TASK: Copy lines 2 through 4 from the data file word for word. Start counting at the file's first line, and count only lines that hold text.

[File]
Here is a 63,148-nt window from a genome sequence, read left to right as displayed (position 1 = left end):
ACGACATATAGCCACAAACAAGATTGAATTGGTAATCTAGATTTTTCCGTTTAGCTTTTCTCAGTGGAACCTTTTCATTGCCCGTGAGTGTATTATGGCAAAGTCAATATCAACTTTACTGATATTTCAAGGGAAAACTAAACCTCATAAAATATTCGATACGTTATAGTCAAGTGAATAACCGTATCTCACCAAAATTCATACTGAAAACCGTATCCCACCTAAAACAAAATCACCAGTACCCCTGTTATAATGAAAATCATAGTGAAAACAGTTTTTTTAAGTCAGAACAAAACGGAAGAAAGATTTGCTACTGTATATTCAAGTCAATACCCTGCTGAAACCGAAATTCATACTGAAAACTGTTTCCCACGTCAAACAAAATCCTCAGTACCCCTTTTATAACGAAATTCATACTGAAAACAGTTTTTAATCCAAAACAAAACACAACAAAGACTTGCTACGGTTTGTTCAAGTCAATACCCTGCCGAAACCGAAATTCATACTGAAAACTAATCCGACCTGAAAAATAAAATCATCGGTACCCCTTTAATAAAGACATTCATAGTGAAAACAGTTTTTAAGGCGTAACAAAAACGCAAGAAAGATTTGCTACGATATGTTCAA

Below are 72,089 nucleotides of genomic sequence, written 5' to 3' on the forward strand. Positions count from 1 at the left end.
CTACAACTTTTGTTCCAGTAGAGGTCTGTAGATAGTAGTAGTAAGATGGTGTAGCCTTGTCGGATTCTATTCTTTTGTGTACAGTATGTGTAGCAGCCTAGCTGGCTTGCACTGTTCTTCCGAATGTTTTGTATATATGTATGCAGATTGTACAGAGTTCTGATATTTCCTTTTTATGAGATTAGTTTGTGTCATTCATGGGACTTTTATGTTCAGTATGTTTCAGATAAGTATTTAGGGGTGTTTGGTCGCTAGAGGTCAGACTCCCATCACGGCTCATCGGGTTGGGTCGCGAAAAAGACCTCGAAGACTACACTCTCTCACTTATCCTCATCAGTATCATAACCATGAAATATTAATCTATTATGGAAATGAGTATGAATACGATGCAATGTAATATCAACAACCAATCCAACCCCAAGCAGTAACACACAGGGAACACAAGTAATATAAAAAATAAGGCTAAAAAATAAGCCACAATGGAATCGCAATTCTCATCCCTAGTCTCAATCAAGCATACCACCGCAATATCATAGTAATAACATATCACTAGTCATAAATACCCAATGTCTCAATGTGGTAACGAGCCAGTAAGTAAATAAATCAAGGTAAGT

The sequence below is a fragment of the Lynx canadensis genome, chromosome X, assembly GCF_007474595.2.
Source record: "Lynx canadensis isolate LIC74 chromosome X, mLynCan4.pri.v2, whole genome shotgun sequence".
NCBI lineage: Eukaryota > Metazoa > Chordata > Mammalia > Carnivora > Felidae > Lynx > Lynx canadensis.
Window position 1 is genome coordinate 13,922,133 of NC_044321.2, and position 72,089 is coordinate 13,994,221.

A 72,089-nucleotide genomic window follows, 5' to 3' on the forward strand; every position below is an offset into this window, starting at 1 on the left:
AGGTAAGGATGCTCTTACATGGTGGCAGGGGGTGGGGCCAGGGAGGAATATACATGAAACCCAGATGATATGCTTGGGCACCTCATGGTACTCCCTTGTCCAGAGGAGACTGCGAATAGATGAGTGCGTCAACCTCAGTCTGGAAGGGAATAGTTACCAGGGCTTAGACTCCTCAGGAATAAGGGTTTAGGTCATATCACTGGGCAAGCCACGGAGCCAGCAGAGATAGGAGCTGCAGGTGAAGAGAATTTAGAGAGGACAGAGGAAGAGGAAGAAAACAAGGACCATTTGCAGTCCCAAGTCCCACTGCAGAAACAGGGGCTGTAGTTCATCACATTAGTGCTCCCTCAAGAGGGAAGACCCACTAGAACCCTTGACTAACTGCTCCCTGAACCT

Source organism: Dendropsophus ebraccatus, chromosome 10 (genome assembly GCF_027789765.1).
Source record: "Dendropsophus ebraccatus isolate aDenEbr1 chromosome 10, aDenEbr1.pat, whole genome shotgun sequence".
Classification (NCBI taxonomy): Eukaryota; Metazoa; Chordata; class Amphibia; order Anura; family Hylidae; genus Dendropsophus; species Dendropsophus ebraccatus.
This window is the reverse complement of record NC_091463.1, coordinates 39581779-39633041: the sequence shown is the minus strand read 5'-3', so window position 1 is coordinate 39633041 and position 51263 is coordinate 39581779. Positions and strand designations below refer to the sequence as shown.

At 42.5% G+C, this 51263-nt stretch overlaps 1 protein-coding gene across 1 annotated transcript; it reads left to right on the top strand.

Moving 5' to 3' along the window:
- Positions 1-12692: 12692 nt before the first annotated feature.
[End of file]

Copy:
ACGACATATAGCCACAAACAAGATTGAATTGGTAATCTAGATTTTTCCGTTTAGCTTTTCTCAGTGGAACCTTTTCATTGCCCGTGAGTGTATTATGGCAAAGTCAATATCAACTTTACTGATATTTCAAGGGAAAACTAAACCTCATAAAATATTCGATACGTTATAGTCAAGTGAATAACCGTATCTCACCAAAATTCATACTGAAAACCGTATCCCACCTAAAACAAAATCACCAGTACCCCTGTTATAATGAAAATCATAGTGAAAACAGTTTTTTTAAGTCAGAACAAAACGGAAGAAAGATTTGCTACTGTATATTCAAGTCAATACCCTGCTGAAACCGAAATTCATACTGAAAACTGTTTCCCACGTCAAACAAAATCCTCAGTACCCCTTTTATAACGAAATTCATACTGAAAACAGTTTTTAATCCAAAACAAAACACAACAAAGACTTGCTACGGTTTGTTCAAGTCAATACCCTGCCGAAACCGAAATTCATACTGAAAACTAATCCGACCTGAAAAATAAAATCATCGGTACCCCTTTAATAAAGACATTCATAGTGAAAACAGTTTTTAAGGCGTAACAAAAACGCAAGAAAGATTTGCTACGATATGTTCAA

Below are 72,089 nucleotides of genomic sequence, written 5' to 3' on the forward strand. Positions count from 1 at the left end.
CTACAACTTTTGTTCCAGTAGAGGTCTGTAGATAGTAGTAGTAAGATGGTGTAGCCTTGTCGGATTCTATTCTTTTGTGTACAGTATGTGTAGCAGCCTAGCTGGCTTGCACTGTTCTTCCGAATGTTTTGTATATATGTATGCAGATTGTACAGAGTTCTGATATTTCCTTTTTATGAGATTAGTTTGTGTCATTCATGGGACTTTTATGTTCAGTATGTTTCAGATAAGTATTTAGGGGTGTTTGGTCGCTAGAGGTCAGACTCCCATCACGGCTCATCGGGTTGGGTCGCGAAAAAGACCTCGAAGACTACACTCTCTCACTTATCCTCATCAGTATCATAACCATGAAATATTAATCTATTATGGAAATGAGTATGAATACGATGCAATGTAATATCAACAACCAATCCAACCCCAAGCAGTAACACACAGGGAACACAAGTAATATAAAAAATAAGGCTAAAAAATAAGCCACAATGGAATCGCAATTCTCATCCCTAGTCTCAATCAAGCATACCACCGCAATATCATAGTAATAACATATCACTAGTCATAAATACCCAATGTCTCAATGTGGTAACGAGCCAGTAAGTAAATAAATCAAGGTAAGT